Endless fun with endless cash. =)

0x00 – Android

It is when I applied for Google Play's free trial of Play Pass that I first met Kingdom Rush saga. It's a pretty straightforward and addicting tower defence game with deep enough mechanics. Of course, the first thing I meet this type of games is to see if there's any way I can hack into it and change some of the attributes (for free).

On mobile, since I was playing through Play Pass, the game developer will get a calculated pay from Google for the duration of my gameplay. In addition, there is a shopfront for purchasing in-game currency – Gem, which the user will be spending those on items like sack of cash or full screen clear.


It was simple to hack my way in. Execute

$ adb backup -apk <game.bundle.id>

using Android Debug Bridge and unpack the output Android backup archive. Inside of it are the game file itself along with the save files for individual slots that the game kept privately. From there it is able to edit the currency directly and restore such backup to Android phones and use such currency to purchase in-game items.


slot_<N>.lua contains game profile save in plain text.

Edit: this method is no longer available as the game developer opt out Android backup. Also adb backup is deprecated so future availability will be none.

0x01 – iOS

Kingdom Rush is not published by Ironhide Game itself but Armor Games, as reflected by the change of bundle ID from com.ironhidegames.android.<version> to com.armorgames.<version>.

The original Kingdom Rush and its HD variant (for iPad) are available for free on iOS App Store. Since I don't have an iOS device on hand, I used Apple Configurator 2 to download the .ipa file and installed it directly to my Apple Silicon-powered Mac.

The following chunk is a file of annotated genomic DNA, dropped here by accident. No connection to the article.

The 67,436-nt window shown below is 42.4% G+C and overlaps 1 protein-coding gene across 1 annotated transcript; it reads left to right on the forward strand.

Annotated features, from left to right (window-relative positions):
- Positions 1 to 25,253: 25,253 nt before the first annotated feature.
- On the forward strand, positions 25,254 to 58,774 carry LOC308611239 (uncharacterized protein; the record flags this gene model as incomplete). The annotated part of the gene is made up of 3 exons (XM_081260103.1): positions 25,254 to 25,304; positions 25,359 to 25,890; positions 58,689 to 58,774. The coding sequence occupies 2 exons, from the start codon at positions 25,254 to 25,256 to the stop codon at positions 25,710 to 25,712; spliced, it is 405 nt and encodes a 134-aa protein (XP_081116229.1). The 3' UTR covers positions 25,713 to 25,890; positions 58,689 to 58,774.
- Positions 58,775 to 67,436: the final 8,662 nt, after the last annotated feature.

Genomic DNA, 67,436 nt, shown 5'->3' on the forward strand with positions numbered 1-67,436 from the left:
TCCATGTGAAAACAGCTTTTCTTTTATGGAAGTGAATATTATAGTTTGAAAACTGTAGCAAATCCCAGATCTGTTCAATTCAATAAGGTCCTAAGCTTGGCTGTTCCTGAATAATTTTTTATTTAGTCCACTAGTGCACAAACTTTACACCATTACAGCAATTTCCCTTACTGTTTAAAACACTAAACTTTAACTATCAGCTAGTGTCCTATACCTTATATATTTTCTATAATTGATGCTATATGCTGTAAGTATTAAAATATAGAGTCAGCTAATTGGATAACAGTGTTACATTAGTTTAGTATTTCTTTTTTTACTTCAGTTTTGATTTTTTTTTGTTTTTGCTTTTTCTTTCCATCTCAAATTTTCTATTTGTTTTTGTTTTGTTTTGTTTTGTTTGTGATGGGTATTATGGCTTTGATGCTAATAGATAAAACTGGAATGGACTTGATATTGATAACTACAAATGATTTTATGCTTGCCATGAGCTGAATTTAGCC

To my surprise, there is no where I can find the save file. I checked the container directory for iOS apps on macOS, none. But I did managed to spot out the cloud save local cache, in a .plist file. However, editing it didn't seem to work.

0x02 – macOS

The game is available on desktop as well. Upon my first impression, it seems the macOS version has assets in higher fidelity and...


Okay, I should probably address this earlier. For those who are not familiar with tower defence type of games...

The game requires the player to set up Towers which attacks Enemies that ****comes in waves and becomes stronger and stronger. The player at the start has limited funds to set up low level towers and needs to upgrade the towers with coins earned from defeated enemies.

With in-game items purchased using in-game currency, players are able to get a competitive advantages against the game. On mobile platforms, this is often carried out via "micro transactions" – essentially spending few dollars for a feeling of power and victory.